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Biden Names Lloyd Austin Nation's First African American Secretary Of Defense

"I know all too well the sacrifices you make to keep this country safe. That safety is job one, and I promise to work as hard as you do at it," said Austin, a retired four-star Army general.
U.S. Army (retired) General Lloyd Austin speaks after being formally nominated to be Secretary of the Department of Defense by U.S. President-elect Joe Biden at the Queen Theatre on December 09, 2020 in Wilmington, Delaware. The only African-American to have headed U.S. Central Command, Lloyd Austin, 67, is a four-star general who was in charge of American forces in Iraq from 2010 to late 2011. (Photo by Chip Somodevilla/Getty Images) Lloyd Austin, Secretary of Defense | Photo by Chip Somodevilla/Getty Images
By Donna M. Owens · January 23, 2021

Washington, D.C. — Lloyd Austin, a retired four-star Army general, is now the nation’s first African American Secretary of Defense. 

Austin was nominated by then President-elect Joe Biden to lead America’s military in 2020. A special waiver was required by Congress because under federal law, individuals must wait seven years after retiring from active duty before assuming the position. 

Despite objections from some Congressional members about voting for the waiver, ultimately, the measure passed. In a separate vote, the Senate overwhelmingly confirmed Austin on Friday. He becomes the 28th Secretary of Defense, and first African American to head the Pentagon in the nation’s history. 

In a “day one message to the force,” Austin wrote, “…I know all too well the sacrifices you make to keep this country safe. That safety is job one, and I promise to work as hard as you do at it.”

WASHINGTON, DC – JANUARY 19: President-elect Joe Biden’s nominee for Secretary of Defense, retired Army Gen. Lloyd Austin testifies at his confirmation hearing before the Senate Armed Services Committee at the U.S. Capitol on January 19, 2021 in Washington, DC. Previously Gen. Austin was the commanding officer of the U.S. Central Command in the Obama administration. (Photo by Greg Nash-Pool/Getty Images)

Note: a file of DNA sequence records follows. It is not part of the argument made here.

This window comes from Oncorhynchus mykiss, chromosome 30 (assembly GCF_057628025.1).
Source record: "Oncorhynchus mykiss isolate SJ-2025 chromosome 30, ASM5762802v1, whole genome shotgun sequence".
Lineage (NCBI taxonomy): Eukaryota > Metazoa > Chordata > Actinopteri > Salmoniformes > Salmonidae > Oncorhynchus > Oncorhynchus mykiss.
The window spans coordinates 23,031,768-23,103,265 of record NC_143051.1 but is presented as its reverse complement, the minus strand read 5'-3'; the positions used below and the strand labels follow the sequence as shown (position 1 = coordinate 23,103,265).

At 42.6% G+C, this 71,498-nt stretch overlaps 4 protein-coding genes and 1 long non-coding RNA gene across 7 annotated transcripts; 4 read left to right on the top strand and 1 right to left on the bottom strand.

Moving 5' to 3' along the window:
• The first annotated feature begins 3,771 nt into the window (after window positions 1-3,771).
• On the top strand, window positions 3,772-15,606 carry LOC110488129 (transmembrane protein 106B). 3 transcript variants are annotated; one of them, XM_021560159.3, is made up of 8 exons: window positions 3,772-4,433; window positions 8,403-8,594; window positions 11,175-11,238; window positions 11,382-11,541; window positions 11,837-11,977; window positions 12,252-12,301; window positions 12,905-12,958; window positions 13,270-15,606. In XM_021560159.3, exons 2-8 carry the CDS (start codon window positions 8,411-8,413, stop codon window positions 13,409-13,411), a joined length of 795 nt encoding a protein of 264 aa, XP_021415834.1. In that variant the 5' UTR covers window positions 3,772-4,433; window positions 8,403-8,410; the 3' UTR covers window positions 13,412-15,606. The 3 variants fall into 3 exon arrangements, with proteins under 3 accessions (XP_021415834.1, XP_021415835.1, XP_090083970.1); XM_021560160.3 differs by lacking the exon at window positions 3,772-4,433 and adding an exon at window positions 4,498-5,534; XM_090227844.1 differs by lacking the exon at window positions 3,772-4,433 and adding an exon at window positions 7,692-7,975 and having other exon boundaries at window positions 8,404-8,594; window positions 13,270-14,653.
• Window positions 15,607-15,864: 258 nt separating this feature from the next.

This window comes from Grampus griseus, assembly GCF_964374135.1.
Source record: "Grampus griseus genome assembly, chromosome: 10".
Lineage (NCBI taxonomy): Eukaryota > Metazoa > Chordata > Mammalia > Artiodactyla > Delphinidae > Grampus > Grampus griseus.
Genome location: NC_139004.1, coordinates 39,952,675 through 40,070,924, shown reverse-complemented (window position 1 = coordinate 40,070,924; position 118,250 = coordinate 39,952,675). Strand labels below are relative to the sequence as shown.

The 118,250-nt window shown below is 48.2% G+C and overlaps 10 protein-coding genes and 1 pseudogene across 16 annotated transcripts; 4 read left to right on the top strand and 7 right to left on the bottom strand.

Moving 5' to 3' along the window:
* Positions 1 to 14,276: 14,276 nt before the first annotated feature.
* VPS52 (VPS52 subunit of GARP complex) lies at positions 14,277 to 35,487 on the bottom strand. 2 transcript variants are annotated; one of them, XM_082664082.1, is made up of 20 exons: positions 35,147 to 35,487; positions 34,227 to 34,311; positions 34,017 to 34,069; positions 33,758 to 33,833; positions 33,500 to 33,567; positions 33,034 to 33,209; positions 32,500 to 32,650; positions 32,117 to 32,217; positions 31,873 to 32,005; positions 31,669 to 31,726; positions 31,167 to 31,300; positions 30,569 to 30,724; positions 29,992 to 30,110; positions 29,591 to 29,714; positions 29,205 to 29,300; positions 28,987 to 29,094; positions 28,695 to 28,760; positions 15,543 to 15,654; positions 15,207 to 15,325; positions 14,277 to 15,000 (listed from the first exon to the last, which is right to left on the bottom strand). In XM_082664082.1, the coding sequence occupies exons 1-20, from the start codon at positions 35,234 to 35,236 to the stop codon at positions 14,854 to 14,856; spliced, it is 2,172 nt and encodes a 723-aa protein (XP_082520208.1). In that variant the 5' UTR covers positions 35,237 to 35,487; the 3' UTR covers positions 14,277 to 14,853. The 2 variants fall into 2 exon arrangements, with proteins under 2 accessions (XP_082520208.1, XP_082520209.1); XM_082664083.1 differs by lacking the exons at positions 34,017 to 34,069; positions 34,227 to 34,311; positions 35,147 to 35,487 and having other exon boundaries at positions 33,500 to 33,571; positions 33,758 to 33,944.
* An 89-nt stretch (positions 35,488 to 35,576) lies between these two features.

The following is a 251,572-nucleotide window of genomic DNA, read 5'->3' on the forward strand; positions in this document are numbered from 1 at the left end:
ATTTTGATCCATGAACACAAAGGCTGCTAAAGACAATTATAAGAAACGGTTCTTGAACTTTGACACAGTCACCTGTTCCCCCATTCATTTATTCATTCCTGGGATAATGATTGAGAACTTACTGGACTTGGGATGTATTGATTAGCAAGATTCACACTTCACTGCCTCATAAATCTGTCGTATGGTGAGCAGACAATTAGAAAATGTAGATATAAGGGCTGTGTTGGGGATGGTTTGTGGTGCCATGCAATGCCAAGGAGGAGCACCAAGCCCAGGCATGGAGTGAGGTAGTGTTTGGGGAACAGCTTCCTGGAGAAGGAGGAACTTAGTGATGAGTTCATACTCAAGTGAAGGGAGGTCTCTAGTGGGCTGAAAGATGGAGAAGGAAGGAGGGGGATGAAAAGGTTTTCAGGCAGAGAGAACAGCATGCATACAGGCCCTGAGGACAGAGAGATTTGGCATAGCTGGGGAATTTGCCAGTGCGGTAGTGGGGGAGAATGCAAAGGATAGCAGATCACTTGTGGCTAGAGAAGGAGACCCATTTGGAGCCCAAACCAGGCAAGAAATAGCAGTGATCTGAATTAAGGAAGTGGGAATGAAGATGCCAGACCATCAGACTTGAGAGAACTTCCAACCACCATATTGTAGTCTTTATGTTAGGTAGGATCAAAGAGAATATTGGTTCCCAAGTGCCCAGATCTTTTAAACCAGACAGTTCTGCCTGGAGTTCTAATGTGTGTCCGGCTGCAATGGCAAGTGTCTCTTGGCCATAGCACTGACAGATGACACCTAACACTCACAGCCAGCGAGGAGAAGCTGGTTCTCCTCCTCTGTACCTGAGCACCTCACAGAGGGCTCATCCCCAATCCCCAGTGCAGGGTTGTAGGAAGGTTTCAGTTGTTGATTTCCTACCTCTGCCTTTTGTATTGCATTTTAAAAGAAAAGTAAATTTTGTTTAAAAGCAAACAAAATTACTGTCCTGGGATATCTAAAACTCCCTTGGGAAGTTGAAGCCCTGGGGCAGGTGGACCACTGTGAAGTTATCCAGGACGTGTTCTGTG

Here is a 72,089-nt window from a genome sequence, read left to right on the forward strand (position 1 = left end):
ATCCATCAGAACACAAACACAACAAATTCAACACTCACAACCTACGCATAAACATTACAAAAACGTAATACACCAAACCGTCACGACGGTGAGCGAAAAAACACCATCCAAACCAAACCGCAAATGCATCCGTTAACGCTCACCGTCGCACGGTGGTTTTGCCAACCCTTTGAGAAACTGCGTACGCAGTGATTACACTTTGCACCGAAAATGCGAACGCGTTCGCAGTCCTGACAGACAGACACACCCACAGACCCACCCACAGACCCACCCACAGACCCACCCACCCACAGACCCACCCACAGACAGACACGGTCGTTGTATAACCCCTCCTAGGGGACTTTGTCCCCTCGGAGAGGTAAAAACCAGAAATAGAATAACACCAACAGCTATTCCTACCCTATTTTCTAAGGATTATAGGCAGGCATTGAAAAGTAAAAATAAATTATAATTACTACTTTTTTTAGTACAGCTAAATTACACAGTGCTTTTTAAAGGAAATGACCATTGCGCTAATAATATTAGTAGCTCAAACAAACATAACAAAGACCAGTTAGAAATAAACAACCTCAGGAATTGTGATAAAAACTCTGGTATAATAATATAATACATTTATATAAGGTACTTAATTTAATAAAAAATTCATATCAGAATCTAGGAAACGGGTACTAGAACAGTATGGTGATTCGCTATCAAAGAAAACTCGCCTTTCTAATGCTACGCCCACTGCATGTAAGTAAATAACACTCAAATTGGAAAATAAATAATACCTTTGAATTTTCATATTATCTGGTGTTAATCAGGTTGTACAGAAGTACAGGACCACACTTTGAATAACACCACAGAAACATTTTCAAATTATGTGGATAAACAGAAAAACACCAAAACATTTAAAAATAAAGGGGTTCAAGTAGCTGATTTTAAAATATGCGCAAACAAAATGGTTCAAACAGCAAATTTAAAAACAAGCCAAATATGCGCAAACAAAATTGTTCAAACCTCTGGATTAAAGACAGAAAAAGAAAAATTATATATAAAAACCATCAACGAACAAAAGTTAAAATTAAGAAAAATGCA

He continued: “The way I see it, my job as Secretary of Defense is to make you more effective at doing yours. That means ensuring you have the tools, technology, weapons, and training to deter and defeat our enemies. It means establishing sound policy and strategy and assigning you clear missions. It means putting a premium on cooperation with our allies and partners. And it means living up to our core values, the same ones our fellow citizens expect of us.”

According to the Congressional Record, Austin is a 1975 graduate of West Point with more than 40 years of service as a deeply experienced, highly decorated commander. The Mobile, Alabama native has served with distinction in several of the Pentagon’s most crucial roles.

He was the chief architect of the military campaign to defeat the Islamic State in Iraq and Syria and became the second highest ranking commander in Iraq. Austin retired from the U.S. Army in 2016 as the first African American to serve as Commander of CENTCOM, the U.S. Central Command, where he oversaw America’s military strategy and joint operations throughout the Middle East and in Afghanistan.

Speaking on the House floor, Rep. Sheila Jackson Lee described Austin as a “trailblazer,” who has “broken barriers in his historic ascent to the highest ranks of the military.” 

Rep. Alma Adams (D-NC) applauded the historic nomination and confirmation.

“He is an American hero who is eminently qualified to serve our country and lead the forces that protect us,” she said.